Abstracts (first author)
A young neo-sex chromosome is the site of divergence between incipient stickleback species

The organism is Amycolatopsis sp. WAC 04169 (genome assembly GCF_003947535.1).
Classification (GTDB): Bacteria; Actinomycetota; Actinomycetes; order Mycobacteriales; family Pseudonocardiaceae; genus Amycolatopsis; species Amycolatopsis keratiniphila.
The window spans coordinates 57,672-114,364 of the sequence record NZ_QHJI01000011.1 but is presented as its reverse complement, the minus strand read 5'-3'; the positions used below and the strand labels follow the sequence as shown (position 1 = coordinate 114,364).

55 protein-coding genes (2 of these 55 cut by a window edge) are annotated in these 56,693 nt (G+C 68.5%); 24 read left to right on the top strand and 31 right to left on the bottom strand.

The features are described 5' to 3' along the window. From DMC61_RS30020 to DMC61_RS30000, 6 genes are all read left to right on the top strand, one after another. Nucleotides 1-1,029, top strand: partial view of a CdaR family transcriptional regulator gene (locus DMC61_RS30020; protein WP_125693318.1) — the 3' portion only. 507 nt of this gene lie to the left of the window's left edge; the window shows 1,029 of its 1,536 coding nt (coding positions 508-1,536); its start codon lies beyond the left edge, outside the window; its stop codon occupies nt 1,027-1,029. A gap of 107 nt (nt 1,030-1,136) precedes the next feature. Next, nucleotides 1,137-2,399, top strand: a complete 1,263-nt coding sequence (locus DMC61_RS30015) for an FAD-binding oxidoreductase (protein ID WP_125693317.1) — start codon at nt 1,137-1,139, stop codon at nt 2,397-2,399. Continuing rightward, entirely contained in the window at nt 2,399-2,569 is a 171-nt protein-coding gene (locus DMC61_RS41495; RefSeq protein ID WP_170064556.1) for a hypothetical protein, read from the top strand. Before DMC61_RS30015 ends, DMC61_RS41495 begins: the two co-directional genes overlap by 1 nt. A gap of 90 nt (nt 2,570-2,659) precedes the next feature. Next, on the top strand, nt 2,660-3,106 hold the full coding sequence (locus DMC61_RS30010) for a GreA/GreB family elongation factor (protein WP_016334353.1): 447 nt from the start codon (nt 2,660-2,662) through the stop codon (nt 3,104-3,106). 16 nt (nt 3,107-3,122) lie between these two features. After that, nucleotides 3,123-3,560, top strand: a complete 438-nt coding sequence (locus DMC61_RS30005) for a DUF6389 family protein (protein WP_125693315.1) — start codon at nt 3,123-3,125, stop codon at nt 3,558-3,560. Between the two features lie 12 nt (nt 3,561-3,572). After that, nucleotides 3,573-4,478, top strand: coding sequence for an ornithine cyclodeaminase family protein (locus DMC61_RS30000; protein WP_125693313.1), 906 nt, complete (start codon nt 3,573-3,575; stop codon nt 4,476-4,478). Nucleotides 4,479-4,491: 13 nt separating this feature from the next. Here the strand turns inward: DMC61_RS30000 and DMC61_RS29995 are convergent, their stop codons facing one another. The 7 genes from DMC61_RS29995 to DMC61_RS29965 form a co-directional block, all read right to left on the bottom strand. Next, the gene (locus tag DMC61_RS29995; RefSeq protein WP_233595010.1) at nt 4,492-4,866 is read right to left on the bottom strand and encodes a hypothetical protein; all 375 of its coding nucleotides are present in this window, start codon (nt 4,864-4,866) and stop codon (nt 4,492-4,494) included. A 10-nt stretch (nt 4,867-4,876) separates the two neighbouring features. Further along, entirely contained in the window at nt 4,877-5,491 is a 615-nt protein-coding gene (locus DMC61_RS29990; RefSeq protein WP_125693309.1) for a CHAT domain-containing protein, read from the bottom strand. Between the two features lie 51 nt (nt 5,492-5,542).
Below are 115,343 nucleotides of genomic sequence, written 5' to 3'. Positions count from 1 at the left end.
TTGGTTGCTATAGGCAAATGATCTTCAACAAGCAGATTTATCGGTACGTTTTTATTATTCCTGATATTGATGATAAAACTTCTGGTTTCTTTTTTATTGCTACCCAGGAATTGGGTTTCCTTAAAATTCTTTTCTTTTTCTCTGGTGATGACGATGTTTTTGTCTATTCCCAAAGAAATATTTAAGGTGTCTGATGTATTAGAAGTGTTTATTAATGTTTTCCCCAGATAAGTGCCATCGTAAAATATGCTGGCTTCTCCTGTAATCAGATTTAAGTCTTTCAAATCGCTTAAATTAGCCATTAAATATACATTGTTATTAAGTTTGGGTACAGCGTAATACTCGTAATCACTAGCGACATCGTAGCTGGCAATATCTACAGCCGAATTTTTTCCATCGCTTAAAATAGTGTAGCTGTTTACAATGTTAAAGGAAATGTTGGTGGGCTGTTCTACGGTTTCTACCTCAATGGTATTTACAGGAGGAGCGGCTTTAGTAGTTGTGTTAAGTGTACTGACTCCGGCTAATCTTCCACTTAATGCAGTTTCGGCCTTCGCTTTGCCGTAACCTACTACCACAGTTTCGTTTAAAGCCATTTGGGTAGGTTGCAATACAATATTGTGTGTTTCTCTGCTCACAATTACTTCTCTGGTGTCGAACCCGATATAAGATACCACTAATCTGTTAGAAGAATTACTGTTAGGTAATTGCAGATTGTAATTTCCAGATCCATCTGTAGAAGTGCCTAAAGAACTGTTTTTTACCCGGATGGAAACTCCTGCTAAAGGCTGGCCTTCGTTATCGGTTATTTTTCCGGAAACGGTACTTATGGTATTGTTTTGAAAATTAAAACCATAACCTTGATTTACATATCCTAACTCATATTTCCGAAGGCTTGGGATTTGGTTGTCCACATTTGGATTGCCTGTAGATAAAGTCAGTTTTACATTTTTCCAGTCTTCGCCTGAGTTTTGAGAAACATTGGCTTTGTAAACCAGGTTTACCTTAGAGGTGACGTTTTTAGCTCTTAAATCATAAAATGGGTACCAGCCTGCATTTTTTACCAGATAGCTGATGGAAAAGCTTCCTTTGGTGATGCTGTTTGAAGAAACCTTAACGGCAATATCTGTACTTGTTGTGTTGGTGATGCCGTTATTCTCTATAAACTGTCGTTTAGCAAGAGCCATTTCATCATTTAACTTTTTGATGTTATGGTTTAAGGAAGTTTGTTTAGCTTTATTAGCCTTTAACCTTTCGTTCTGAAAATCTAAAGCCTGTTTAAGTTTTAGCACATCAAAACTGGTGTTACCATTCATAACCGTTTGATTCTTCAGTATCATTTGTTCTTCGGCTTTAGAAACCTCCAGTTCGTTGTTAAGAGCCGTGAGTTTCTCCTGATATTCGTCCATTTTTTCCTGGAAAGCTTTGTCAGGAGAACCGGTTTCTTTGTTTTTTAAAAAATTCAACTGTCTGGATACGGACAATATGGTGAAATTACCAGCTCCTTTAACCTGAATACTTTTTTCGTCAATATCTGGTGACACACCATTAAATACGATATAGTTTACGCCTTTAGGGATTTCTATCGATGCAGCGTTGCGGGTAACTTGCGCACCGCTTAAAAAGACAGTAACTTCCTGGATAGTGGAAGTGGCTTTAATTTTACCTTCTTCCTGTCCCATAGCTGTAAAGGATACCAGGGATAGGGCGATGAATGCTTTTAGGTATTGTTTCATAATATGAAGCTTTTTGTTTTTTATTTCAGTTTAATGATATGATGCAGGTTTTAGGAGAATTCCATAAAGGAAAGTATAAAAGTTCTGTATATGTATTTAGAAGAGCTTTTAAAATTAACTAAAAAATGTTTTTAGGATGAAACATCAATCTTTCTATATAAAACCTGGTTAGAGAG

Sex chromosomes turn over rapidly in some taxonomic groups, where closely related species have different sex chromosomes. However, little is known about the functional roles of sex chromosome turnover in phenotypic diversification and speciation. We use a sympatric pair of threespine sticklebacks to understand the roles of sex chromosome turnover in phenotypic divergence and speciation. Previously, we found that the Japan Sea sticklebacks have a neo-sex chromosome system resulting from a fusion between an ancestral Y chromosome and an autosome, while sympatric Pacific Ocean sticklebacks have a XY sex chromosome system. Furthermore, we demonstrated that the Japan Sea neo-X chromosome plays an important role in phenotypic divergence and reproductive isolation between these sympatric species. Here, we conducted additional QTL mapping of other morphological and behavioral traits to confirm that both old-X and neo-X chromosomes have significant QTL important for morphological divergence, while the old-X, but not the neo-X chromosome, contributed to hybrid courtship abnormality. Next, we conducted whole genome sequencing of these two sticklebacks to find that the Japan Sea neo-Y chromosome has no large-scale deletion, but some regions on the neo-Y have started to accumulate deleterious mutations. Importantly, significant QTL on the neo-X chromosome were located at regions even outside the regions where deleterious mutations accumulate. Furthermore, comparison of genome sequences between these two species revealed that the neo-X chromosome showed faster protein evolution than autosomal genes. Thus, a young neo-sex chromosome is the site of divergence between incipient species.